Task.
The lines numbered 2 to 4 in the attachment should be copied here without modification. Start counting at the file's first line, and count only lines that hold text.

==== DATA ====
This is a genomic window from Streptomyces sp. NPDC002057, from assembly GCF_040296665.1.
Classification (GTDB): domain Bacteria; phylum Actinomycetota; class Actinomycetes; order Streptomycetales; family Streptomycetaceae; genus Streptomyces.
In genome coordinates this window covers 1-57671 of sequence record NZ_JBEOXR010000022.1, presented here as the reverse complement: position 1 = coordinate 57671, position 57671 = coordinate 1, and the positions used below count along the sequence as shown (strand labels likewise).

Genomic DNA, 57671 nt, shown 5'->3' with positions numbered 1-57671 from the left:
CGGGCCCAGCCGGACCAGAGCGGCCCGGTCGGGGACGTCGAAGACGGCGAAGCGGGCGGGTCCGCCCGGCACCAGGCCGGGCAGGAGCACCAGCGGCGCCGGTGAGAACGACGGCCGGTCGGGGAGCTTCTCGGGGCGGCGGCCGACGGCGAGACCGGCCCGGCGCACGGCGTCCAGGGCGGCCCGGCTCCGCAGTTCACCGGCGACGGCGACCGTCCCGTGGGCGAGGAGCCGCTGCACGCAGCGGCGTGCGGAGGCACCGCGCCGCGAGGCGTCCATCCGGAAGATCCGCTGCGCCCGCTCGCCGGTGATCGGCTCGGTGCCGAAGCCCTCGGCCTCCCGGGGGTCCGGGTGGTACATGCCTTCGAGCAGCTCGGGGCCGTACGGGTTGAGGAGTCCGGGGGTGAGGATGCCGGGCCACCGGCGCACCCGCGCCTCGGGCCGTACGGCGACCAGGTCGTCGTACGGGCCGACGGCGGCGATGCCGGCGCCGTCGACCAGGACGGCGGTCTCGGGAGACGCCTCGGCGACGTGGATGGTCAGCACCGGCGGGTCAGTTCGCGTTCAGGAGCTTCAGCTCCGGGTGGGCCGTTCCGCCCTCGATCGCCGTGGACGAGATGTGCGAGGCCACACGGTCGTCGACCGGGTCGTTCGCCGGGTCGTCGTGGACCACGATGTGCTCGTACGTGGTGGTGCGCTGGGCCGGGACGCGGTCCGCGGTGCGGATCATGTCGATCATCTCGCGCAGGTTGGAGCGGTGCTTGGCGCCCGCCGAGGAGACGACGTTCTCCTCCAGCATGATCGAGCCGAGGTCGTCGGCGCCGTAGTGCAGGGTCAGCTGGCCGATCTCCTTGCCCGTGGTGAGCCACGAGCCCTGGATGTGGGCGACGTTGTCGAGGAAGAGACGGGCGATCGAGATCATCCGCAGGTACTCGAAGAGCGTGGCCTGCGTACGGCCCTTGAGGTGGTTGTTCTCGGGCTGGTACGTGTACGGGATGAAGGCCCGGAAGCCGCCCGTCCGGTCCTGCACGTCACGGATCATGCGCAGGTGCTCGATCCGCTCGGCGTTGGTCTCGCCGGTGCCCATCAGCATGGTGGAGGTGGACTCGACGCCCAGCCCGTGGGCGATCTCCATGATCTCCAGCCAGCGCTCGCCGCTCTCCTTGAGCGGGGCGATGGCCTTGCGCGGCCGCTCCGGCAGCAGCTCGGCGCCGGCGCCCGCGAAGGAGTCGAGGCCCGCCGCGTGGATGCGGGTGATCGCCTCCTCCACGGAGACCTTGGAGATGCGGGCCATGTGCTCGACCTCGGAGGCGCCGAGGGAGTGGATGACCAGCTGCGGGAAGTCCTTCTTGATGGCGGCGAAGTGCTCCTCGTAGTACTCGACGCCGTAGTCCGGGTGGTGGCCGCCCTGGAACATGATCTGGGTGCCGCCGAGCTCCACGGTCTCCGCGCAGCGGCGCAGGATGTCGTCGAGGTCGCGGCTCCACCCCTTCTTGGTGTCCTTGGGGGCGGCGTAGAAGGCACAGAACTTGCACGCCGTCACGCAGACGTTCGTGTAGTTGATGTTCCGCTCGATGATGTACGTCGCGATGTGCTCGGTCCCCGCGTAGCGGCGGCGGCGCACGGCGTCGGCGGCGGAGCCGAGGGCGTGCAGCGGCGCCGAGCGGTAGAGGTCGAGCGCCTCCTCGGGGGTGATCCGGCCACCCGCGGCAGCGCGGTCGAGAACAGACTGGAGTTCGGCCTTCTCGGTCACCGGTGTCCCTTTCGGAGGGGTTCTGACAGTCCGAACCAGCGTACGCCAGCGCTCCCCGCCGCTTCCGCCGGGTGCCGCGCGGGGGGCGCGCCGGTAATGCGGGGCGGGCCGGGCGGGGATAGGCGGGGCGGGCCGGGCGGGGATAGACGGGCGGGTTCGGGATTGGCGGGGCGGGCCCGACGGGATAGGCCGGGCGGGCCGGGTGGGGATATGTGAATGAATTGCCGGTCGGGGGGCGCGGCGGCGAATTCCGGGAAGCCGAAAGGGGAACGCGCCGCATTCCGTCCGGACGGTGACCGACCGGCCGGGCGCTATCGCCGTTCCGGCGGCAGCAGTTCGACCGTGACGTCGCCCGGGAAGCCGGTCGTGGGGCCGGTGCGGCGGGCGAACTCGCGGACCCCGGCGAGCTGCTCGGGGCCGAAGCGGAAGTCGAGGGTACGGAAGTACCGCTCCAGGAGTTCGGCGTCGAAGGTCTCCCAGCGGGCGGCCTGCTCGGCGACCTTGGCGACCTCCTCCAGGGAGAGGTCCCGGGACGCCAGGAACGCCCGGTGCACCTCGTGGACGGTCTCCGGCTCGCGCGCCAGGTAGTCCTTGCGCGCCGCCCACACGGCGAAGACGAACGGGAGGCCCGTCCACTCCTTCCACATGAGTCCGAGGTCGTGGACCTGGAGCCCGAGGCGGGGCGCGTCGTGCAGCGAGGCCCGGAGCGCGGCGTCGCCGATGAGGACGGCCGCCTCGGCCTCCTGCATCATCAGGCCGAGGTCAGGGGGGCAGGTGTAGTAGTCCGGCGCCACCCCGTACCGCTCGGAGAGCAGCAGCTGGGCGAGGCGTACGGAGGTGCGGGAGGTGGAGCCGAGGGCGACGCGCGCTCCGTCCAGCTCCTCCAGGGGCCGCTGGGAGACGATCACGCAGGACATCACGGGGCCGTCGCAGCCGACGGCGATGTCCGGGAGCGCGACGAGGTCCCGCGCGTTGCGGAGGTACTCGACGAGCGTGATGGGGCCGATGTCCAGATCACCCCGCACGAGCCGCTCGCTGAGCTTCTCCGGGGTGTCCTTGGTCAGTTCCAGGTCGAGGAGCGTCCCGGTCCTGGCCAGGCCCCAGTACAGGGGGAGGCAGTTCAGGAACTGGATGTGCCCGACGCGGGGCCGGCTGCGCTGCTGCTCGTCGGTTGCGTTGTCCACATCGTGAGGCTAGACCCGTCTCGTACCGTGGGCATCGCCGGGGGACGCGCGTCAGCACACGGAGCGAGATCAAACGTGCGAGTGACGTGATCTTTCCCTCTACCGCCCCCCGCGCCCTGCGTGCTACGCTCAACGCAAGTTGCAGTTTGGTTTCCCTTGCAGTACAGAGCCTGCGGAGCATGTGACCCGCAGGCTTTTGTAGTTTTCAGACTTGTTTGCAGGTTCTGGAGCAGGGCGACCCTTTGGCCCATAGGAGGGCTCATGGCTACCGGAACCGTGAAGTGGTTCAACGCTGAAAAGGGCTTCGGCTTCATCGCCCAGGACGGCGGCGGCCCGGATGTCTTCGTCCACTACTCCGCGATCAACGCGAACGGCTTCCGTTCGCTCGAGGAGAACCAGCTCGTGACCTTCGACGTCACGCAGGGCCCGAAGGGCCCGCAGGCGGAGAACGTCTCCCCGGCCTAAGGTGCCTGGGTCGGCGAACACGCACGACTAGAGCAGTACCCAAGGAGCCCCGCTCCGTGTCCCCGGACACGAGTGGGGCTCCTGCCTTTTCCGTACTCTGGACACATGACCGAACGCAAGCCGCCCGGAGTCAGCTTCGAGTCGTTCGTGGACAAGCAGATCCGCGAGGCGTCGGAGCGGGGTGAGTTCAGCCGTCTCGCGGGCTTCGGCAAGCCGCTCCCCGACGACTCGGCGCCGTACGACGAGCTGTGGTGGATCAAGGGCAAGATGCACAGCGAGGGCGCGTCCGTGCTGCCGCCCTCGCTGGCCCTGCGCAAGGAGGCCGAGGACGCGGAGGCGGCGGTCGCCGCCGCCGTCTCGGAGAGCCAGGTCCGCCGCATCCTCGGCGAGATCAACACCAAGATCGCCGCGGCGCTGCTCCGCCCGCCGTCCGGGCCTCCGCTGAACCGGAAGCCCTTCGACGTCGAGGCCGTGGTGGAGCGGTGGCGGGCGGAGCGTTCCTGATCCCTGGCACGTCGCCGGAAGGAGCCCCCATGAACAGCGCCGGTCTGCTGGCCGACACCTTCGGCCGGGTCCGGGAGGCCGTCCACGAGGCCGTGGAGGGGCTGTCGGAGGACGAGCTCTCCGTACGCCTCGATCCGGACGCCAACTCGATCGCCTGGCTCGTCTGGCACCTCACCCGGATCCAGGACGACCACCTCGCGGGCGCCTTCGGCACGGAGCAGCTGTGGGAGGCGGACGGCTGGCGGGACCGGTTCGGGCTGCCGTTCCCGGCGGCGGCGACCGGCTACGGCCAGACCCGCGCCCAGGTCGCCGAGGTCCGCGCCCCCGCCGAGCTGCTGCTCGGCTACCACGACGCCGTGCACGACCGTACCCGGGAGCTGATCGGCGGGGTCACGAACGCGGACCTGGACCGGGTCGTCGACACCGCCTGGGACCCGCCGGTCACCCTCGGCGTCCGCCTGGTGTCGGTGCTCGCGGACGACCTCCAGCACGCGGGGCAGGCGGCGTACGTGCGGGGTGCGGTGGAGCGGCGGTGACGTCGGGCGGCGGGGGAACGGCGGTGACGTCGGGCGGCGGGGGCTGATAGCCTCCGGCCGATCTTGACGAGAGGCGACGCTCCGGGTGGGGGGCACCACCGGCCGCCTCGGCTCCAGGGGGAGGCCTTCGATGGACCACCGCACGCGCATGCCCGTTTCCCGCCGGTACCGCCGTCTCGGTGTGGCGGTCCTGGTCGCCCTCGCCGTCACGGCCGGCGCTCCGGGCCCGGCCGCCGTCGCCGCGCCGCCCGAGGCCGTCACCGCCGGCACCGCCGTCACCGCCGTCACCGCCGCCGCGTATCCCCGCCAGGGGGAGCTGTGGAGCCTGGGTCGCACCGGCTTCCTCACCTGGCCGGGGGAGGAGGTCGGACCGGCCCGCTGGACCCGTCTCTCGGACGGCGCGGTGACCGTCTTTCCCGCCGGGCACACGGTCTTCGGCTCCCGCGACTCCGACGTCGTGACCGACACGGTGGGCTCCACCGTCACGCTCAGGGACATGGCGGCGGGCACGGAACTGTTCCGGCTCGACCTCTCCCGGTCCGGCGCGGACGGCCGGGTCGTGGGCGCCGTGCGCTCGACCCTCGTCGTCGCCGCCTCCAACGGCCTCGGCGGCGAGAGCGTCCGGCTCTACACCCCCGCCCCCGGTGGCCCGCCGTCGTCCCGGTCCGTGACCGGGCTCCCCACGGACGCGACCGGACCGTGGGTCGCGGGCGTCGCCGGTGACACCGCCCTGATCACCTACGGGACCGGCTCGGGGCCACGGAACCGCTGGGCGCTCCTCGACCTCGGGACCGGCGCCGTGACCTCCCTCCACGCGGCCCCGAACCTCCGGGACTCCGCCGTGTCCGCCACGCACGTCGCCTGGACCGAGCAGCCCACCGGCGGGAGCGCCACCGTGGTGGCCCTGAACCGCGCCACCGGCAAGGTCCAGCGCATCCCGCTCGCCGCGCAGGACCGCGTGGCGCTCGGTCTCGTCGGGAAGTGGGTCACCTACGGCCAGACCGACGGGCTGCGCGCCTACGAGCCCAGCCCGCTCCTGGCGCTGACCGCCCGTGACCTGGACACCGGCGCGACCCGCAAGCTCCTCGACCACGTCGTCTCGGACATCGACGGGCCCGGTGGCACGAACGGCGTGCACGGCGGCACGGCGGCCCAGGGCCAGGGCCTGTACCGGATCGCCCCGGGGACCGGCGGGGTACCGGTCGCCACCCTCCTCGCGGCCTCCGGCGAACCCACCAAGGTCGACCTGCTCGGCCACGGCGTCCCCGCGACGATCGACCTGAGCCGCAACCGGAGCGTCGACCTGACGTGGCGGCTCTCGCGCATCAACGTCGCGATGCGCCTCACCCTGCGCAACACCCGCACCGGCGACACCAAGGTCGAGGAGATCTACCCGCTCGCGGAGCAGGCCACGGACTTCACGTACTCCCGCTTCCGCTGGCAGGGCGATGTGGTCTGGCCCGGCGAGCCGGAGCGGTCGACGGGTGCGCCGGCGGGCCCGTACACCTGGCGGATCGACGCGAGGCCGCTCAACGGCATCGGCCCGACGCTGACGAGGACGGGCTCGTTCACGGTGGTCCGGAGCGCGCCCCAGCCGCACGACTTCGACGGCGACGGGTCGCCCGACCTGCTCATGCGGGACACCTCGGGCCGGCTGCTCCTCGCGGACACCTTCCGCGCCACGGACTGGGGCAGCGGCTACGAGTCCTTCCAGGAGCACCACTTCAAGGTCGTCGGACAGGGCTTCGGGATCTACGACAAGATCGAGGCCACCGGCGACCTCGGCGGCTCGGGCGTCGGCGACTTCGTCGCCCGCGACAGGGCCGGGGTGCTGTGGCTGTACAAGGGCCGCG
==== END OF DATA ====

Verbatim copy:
Classification (GTDB): domain Bacteria; phylum Actinomycetota; class Actinomycetes; order Streptomycetales; family Streptomycetaceae; genus Streptomyces.
In genome coordinates this window covers 1-57671 of sequence record NZ_JBEOXR010000022.1, presented here as the reverse complement: position 1 = coordinate 57671, position 57671 = coordinate 1, and the positions used below count along the sequence as shown (strand labels likewise).

Genomic DNA, 57671 nt, shown 5'->3' with positions numbered 1-57671 from the left: